The Allure of Kinbaku

Since I was a wee lad, three things were always present in my mind.  (It was only when I was much, much older, that I realised that any of these three, never mind the combination of all of them, is rather unique.  “You mean you do NOT think this way?”)

The first one was a love for drawing and colouring.  If you wanted to keep toddler Gerry happy, give him some crayons and a colouring book, but even at an age as early as six, did I get frustrated by the ‘imprecise’ colouring capacity of Crayolas and started appreciating pencils a lot more.  I wanted detail, people, detail!  And a Crayola just was not up to the finer points in life, even in a clumsy 6-year old’s fist.

The second one, was the love of a good story.  Not to blow my own horn, but I started reading at a very early age (like four or something) and soon, I could breeze through ‘See Jane Run’ in a single 10-minute sitting while other kids were still sounding out the syllables.  I got seriously bored with age-appropriate books, and wanted something a lot more ‘substantial’.  I discovered the funny world of Asterix and the detailed world of Tintin at the library a block down the road of my grandmother, and not too long after that, I was reading teenage books before I was in double-digits.  And in my second language.  I wanted detail, people, detail, and rich, embroidered stories are still a favourite of mine.

And the third one, is my love for restraint.  This is no secret, but since I can remember, I loved the idea of ‘tie up’ – give or take, either way is fine with me.  But this is where the story diverges from the other two, because it was before the age of the internet, and while nice Aquarelle coloured pencils and nice textured books were available to my young mind, my frame of reference for this type of leisure activity was… er… none.

Simple two-column hand tie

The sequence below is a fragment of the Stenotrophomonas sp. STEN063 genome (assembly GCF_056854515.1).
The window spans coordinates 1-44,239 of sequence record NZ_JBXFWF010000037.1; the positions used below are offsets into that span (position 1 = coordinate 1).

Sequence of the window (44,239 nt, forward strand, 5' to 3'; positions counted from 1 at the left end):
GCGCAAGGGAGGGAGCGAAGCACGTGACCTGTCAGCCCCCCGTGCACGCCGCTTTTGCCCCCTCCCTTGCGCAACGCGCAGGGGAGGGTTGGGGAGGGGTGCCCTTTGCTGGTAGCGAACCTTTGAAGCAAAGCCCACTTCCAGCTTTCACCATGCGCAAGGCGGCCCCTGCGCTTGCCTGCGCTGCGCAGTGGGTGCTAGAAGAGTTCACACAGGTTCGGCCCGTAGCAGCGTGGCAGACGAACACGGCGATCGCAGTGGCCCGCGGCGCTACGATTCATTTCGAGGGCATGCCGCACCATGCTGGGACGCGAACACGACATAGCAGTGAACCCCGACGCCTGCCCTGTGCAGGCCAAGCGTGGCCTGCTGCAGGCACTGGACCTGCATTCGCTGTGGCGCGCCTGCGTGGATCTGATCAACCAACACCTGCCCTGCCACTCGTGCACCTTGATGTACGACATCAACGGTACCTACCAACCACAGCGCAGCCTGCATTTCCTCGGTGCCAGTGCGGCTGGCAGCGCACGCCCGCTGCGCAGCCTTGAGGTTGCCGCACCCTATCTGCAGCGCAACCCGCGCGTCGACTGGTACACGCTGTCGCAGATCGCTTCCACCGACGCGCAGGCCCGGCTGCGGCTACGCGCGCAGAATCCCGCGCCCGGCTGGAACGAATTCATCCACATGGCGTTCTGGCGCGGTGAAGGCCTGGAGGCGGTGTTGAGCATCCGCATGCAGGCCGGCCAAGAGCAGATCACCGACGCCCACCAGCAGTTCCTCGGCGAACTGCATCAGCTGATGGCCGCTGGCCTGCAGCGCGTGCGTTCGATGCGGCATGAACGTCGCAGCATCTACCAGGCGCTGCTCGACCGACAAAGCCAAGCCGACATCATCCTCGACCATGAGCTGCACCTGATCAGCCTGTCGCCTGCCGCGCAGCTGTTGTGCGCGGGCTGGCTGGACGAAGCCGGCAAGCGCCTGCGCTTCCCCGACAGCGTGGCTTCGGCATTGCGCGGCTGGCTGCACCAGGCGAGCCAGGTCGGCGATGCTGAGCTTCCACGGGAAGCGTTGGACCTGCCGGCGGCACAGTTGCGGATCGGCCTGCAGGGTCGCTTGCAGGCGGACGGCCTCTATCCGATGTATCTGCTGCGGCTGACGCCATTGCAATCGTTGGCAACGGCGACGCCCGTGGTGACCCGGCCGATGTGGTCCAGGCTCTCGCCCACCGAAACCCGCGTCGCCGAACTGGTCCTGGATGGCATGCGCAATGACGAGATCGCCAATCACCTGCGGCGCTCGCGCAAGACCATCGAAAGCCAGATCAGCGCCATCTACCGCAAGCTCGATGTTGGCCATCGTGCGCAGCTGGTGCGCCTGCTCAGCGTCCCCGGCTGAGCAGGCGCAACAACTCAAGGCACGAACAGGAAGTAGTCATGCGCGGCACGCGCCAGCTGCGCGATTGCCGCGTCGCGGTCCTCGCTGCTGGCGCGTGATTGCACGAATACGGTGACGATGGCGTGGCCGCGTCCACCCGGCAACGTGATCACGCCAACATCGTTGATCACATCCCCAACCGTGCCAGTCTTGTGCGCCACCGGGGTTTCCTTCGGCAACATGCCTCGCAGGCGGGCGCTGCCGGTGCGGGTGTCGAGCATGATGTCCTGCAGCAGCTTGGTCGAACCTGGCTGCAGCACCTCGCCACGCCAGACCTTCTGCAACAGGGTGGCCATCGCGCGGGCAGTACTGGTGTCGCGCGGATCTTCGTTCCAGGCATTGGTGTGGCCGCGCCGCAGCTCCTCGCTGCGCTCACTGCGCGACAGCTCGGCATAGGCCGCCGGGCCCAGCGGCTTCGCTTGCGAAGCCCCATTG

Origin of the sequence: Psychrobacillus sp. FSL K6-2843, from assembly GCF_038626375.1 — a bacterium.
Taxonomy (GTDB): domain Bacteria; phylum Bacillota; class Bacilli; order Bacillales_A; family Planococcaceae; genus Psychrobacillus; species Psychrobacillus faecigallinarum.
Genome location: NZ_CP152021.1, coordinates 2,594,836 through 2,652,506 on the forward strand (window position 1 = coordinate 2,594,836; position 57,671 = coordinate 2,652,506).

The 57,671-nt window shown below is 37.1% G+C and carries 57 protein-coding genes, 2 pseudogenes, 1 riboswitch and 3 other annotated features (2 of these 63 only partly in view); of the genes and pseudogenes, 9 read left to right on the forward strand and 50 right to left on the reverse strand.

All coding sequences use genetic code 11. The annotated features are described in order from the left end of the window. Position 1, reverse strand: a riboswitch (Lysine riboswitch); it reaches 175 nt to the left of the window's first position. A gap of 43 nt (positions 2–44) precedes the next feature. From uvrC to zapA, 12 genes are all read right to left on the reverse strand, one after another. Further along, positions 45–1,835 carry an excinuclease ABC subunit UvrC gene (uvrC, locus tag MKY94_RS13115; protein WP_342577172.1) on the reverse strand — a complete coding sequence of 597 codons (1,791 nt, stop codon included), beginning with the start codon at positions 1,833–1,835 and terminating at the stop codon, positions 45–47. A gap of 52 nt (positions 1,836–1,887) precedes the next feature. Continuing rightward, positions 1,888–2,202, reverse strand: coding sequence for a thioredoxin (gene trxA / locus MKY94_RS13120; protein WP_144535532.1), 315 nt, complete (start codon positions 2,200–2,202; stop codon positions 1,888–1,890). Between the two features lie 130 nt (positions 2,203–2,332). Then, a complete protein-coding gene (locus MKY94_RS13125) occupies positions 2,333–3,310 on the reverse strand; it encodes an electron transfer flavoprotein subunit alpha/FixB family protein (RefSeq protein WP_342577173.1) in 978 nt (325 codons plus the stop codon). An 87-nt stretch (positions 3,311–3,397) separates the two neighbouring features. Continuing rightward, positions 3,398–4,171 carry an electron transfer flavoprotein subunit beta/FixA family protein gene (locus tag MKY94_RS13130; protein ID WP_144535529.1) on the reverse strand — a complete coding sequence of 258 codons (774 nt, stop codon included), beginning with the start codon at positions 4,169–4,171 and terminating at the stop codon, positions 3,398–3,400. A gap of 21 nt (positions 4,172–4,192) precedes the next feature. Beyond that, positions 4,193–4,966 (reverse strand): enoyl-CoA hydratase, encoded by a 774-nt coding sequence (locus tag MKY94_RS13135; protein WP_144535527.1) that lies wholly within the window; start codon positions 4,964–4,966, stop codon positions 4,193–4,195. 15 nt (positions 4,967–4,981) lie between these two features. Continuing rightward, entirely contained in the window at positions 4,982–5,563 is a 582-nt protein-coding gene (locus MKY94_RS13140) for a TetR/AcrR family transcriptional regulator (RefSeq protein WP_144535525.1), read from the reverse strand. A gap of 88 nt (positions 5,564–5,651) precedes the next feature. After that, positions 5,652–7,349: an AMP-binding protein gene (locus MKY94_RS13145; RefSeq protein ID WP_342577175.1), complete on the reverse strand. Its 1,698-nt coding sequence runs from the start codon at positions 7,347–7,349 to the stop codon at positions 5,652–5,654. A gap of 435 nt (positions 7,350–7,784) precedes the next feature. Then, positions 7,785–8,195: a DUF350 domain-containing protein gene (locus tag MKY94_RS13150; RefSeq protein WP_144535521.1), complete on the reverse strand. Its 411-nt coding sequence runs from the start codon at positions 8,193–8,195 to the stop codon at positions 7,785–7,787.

I remember the first time I got to tie someone up (as a grown up).  It held.  It was secure.  It was fun.  And it was ugly and messy as hell.  Make no mistake, I loved it, but…  you know, it lacked something.  A certain finesse.  It was a children’s book written in Crayolas, if you’ll pardon the horrible metaphor.  I believe I’ve said this before but, I wanted detail, people, detail!

And this is where, in 2002, the internet and it’s riches of resources, came to the rescue, and I found the arcane art of Kinbaku.

Pentagram Chest Harness

Whatsamaku? Well, in every-day English:  the art of Japanese bondage. (Sometimes, the term ‘Shibari’ is also used, and there is a hell of a fight between people discussing the semantics of terminology between ‘kibaku’ and ‘shibari’, but at the end of the day, both paths get you up the mountain.)  But what Shibari/Kinbaku is not:  is ‘common’ rope tying.  It’s not a Portuguese bowline (as useful as that knot may be!), but instead it is – according to the gospel of Gerry – rope tying purely for the simple damn beauty of it.  It’s not a clumsy application of rope for the sake of quick restraint, but the slow, deliberate and intentional application of rope for the purpose of making, creating, something beautiful.

Kinbaku has the aspects of ‘traditional’ bondage, in that it is secure and fun, but it has the additional aspect of being an act of artistry in and of itself.  Look, kinky sex exists, and it is fun, but if the only reason you play bondage games is to get your rocks off, you are missing an extremely large part of the purpose.

Forearm Tie

A purpose of beauty.  The only way I can describe it, is when I’m doing the art of Kinbaku, I have the same ‘feeling’ I have when I’m sitting in front of a pad of drawing paper and pencils, or a canvas and paints, or a keyboard and the blank page.  It is a creative process.  I feel like an artist, and my rope-bottom / submissive / pal who wants to mess around becomes my canvas, my blank page.  The slow, meticulous, structured way of applying ropes takes both me and my partner to a different space.  It’s an art purely for the sake of the art.  Fun, secure, restrictive and…  simply beautiful.  Made even more beautiful by the ephemeral nature of it.  A book or a drawing or a painting or a photograph can last forever – one hopes – but a kinbaku session, is finite.  It’s this short-lived aspect of it – a few hours at the most – that makes it all the more beautiful.

And ironically, the slow, methodical untying of the knots and ropes, can be just as beautiful and cathartic.

It’s something I love doing, just for the sheer beauty of it.

And more ironically still:  I suck at it!

Seated full body tie